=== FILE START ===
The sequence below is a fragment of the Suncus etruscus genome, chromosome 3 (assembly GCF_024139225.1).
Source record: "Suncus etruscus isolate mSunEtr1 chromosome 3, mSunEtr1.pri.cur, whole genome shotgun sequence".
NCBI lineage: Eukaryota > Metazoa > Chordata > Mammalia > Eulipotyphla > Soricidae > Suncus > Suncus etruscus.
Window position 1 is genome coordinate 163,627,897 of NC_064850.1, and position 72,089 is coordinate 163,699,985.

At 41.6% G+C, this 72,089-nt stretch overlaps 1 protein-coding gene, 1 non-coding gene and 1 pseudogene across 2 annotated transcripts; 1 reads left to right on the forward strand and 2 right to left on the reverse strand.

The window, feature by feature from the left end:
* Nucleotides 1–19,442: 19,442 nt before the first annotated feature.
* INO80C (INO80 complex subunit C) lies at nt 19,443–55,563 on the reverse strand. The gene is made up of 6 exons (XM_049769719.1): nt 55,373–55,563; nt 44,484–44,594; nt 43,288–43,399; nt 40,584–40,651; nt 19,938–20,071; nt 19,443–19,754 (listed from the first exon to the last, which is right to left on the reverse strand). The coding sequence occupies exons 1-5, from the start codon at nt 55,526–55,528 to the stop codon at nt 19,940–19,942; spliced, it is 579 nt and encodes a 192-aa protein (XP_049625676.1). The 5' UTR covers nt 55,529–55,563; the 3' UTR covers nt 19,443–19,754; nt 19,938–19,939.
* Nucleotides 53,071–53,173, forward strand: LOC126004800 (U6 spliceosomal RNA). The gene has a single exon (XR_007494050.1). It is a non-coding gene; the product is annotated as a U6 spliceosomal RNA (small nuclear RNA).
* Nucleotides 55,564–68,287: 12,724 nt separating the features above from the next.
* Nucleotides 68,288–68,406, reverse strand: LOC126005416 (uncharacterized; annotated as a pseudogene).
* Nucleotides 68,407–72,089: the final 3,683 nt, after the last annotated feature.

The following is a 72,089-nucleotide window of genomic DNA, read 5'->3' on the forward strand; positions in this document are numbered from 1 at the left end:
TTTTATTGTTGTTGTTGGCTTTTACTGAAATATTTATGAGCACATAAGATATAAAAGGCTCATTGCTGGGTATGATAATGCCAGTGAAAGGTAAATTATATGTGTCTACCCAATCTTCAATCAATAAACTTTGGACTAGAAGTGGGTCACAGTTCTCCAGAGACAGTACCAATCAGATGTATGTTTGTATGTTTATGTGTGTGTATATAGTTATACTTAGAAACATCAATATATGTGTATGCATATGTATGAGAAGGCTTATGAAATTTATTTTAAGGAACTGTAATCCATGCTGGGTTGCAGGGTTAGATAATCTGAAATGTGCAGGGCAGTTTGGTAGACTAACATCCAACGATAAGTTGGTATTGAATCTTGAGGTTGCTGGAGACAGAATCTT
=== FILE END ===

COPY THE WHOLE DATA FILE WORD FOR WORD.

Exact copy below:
The sequence below is a fragment of the Suncus etruscus genome, chromosome 3 (assembly GCF_024139225.1).
Source record: "Suncus etruscus isolate mSunEtr1 chromosome 3, mSunEtr1.pri.cur, whole genome shotgun sequence".
NCBI lineage: Eukaryota > Metazoa > Chordata > Mammalia > Eulipotyphla > Soricidae > Suncus > Suncus etruscus.
Window position 1 is genome coordinate 163,627,897 of NC_064850.1, and position 72,089 is coordinate 163,699,985.

At 41.6% G+C, this 72,089-nt stretch overlaps 1 protein-coding gene, 1 non-coding gene and 1 pseudogene across 2 annotated transcripts; 1 reads left to right on the forward strand and 2 right to left on the reverse strand.

The window, feature by feature from the left end:
* Nucleotides 1–19,442: 19,442 nt before the first annotated feature.
* INO80C (INO80 complex subunit C) lies at nt 19,443–55,563 on the reverse strand. The gene is made up of 6 exons (XM_049769719.1): nt 55,373–55,563; nt 44,484–44,594; nt 43,288–43,399; nt 40,584–40,651; nt 19,938–20,071; nt 19,443–19,754 (listed from the first exon to the last, which is right to left on the reverse strand). The coding sequence occupies exons 1-5, from the start codon at nt 55,526–55,528 to the stop codon at nt 19,940–19,942; spliced, it is 579 nt and encodes a 192-aa protein (XP_049625676.1). The 5' UTR covers nt 55,529–55,563; the 3' UTR covers nt 19,443–19,754; nt 19,938–19,939.
* Nucleotides 53,071–53,173, forward strand: LOC126004800 (U6 spliceosomal RNA). The gene has a single exon (XR_007494050.1). It is a non-coding gene; the product is annotated as a U6 spliceosomal RNA (small nuclear RNA).
* Nucleotides 55,564–68,287: 12,724 nt separating the features above from the next.
* Nucleotides 68,288–68,406, reverse strand: LOC126005416 (uncharacterized; annotated as a pseudogene).
* Nucleotides 68,407–72,089: the final 3,683 nt, after the last annotated feature.

The following is a 72,089-nucleotide window of genomic DNA, read 5'->3' on the forward strand; positions in this document are numbered from 1 at the left end:
TTTTATTGTTGTTGTTGGCTTTTACTGAAATATTTATGAGCACATAAGATATAAAAGGCTCATTGCTGGGTATGATAATGCCAGTGAAAGGTAAATTATATGTGTCTACCCAATCTTCAATCAATAAACTTTGGACTAGAAGTGGGTCACAGTTCTCCAGAGACAGTACCAATCAGATGTATGTTTGTATGTTTATGTGTGTGTATATAGTTATACTTAGAAACATCAATATATGTGTATGCATATGTATGAGAAGGCTTATGAAATTTATTTTAAGGAACTGTAATCCATGCTGGGTTGCAGGGTTAGATAATCTGAAATGTGCAGGGCAGTTTGGTAGACTAACATCCAACGATAAGTTGGTATTGAATCTTGAGGTTGCTGGAGACAGAATCTT